Statistical analysis was performed using the predictive analytics softWare (PASW) statistics 18, statistical package for the social sciences (SPSS) Inc, USA. Univariate analysis to compare patients with and without GU was performed using Mann-Whitney test for continuous or ordinal data and Fisher's exact test for categorical data. A P value of <0.05 was considered statistically significant.


Out of 2573 patients in the general trauma registry, 22 patients had GU injuries with an incidence of 0.9%. Since only around 80% of the trauma in Al-Ain City presented to our hospital, the calculated incidence in Al-Ain City was 2.0 per 100,000 (1 per 51,000) inhabitants per year. The mean age was 31 years (range: 8-57 years). Five patients were younger than 18 years old. There were 21 males and one female and there was no gender statistical difference between those with and those without GU injuries (male:female; 21:1 vs. 6:1, P=0.47). Road Traffic Collision was not only the most frequent mechanism of injury encountered in our general trauma registry (41% of all trauma cases; adults: 87%; children: 13%), but was also the commonest mechanism of trauma among patients with GU injuries. Other mechanisms of GU injuries are shown in [Table 1]. Out of the 11 patients who had road traffic collision-related GU injuries, there were 10 adults (91%) and one child (9%) with no difference between the two age groups in their susceptibility to GU injuries when involved in road traffic collision (P 0.31). [Table 2] shows the genitourinary organs involved and the type of injuries, and renal injuries accounted for 41% of all injuries. Only two renal injuries (22%) were severe (grade IV and V) for which one patient required nephrectomy. The rest were treated conservatively. Both bladder injuries were extraperitoneal, managed with bladder drainage and were associated with pelvic fractures. Similarly, the three out of the four urethral injuries involved complete disruption of the membranous urethra and were associated with pelvic fractures. The fourth urethral injury was in the anterior part. Two testicular injuries were in the form of hematoma for which one required exploration. In the third case, the testis was totally damaged and required orchiectomy. Three scrotal wall injuries were managed with debridement and primary repair of the skin and the fourth injury was in the form of second degree scrotal skin burn. The single posterior vaginal wall injury was managed with debridement and primary repair.{Table 1}{Table 2}

Out of the 22 patients with GU injuries, six patients (27%) had 'isolated' genitourinary organ injuries. Sixteen patients had other associated injuries. As demonstrated in [Table 3], injuries to other abdominal and pelvic organs were the most frequently encountered associated injuries. The mean ISS for the genitourinary patients was 17.1 (median: 18, range: 1-41) compared to 5.5 (median: 4, range: 1-43) for those without GU injuries (P 0.001). Similarly, the total hospital stay was higher in the first group (mean: 15.4 days (median: 10.0, range: 1-93) vs. 9.2 days (median: 5.0, range: 1-150), respectively, P 0.040). In addition, the percentage of patients who required ICU admission was higher in GU patients compared with patients with no such injuries (43% vs. 8%, respectively, P 0.0001).{Table 3}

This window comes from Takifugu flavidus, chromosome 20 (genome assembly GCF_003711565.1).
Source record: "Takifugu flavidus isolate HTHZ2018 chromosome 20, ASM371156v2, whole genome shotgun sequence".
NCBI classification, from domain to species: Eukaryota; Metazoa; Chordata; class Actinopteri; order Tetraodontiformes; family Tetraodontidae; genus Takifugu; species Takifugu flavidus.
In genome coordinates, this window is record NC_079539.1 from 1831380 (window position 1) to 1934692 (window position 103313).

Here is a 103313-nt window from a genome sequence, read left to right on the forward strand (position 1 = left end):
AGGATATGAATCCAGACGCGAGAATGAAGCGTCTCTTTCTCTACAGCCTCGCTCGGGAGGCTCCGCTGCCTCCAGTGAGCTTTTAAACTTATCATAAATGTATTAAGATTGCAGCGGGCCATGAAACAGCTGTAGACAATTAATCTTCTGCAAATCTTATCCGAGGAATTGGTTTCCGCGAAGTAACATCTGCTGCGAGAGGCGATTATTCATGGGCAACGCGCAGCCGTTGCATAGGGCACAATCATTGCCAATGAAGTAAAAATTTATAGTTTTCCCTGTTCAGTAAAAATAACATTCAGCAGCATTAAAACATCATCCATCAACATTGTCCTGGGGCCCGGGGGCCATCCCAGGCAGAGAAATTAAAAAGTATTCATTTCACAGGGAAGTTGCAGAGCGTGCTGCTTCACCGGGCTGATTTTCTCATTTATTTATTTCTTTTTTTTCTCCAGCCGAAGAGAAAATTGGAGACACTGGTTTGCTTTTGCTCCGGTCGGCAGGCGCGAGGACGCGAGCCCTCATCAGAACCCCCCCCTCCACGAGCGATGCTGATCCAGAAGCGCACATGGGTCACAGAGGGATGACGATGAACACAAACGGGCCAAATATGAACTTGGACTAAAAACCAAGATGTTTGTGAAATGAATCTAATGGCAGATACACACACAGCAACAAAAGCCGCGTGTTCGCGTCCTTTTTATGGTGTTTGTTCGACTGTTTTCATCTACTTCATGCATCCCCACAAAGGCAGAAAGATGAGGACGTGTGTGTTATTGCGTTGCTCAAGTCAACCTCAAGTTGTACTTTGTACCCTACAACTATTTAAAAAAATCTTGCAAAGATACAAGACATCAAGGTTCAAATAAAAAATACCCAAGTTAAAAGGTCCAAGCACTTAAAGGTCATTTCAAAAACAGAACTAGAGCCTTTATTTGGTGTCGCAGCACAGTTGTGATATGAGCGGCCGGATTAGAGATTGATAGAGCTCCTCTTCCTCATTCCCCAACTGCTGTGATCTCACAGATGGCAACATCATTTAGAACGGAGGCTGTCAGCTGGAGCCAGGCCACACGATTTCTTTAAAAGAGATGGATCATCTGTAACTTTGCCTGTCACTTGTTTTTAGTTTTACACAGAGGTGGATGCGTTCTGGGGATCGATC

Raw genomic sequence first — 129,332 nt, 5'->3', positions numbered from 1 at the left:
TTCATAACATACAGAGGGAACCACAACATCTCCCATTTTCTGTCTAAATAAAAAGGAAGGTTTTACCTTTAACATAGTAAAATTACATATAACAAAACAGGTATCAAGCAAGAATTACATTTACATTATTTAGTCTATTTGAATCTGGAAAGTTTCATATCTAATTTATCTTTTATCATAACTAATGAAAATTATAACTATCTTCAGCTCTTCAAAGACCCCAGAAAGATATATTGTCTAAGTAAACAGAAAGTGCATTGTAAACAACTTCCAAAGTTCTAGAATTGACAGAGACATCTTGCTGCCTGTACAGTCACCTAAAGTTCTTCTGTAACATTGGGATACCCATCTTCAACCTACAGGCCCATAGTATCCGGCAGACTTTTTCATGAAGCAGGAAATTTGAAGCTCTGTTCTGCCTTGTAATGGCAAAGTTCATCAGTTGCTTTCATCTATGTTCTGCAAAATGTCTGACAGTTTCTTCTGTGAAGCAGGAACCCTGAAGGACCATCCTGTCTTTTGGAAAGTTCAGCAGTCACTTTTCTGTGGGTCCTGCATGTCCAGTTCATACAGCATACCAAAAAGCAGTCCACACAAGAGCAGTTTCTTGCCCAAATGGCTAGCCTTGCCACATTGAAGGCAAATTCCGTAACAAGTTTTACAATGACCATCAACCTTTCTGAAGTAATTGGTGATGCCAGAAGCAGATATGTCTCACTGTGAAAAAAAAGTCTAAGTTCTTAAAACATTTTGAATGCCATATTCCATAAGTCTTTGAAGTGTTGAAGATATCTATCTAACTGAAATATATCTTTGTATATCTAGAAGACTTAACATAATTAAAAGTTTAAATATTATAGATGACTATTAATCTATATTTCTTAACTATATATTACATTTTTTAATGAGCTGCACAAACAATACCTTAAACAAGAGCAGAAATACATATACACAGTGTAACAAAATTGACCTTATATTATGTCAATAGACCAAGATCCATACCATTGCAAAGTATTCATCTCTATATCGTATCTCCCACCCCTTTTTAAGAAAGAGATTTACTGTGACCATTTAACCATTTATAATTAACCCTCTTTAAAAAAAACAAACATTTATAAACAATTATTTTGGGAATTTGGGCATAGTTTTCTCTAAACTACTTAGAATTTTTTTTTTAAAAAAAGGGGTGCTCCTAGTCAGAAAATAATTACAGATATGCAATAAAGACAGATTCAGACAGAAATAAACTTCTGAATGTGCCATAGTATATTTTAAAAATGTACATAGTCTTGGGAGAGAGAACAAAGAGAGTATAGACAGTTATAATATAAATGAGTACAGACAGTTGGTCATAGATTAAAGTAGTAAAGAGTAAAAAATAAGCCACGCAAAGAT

The epidemiology of genitourinary trauma is not well-studied and most of the studies in this field report on the incidence of a single organ injury. For instance, Wessells et al. reported on 6231 renal injuries (incidence: 1.2%; 4.89 per 100,000 population) out of 523,870 patients who were hospitalized for trauma in 1998 and 1999 in one of the American series. [9] McAleer and colleagues also reported an incidence of 2.6% for renal injuries among 14,763 children who presented to the emergency department in United States of America. [10] Nevertheless, the incidence of overall genitourinary organ injury in trauma is far less reported. Bariol et al. examined data on patients with severe trauma presenting to all major Scottish hospitals. [1] They studied 24,666 trauma admissions from 1999 to 2002, and 362 patients were found to have genitourinary injuries, comprising 1.5% of the trauma population.

The Middle East is not an exception and adequate data on genitourinary trauma is lacking. Obviously, the socio-demographic factors are different from those in the west and may affect the incidence and nature of genitourinary injuries. In a report from Iran, Salimi and colleagues reported a 0.5% incidence of genitourinary injuries from a general trauma registry. [11] However, the socio-demographic factors differ among various countries of the Middle East. In this report, we studied the epidemiology of civilian genitourinary organ injury in a high income developing country in the Gulf, where such information is lacking.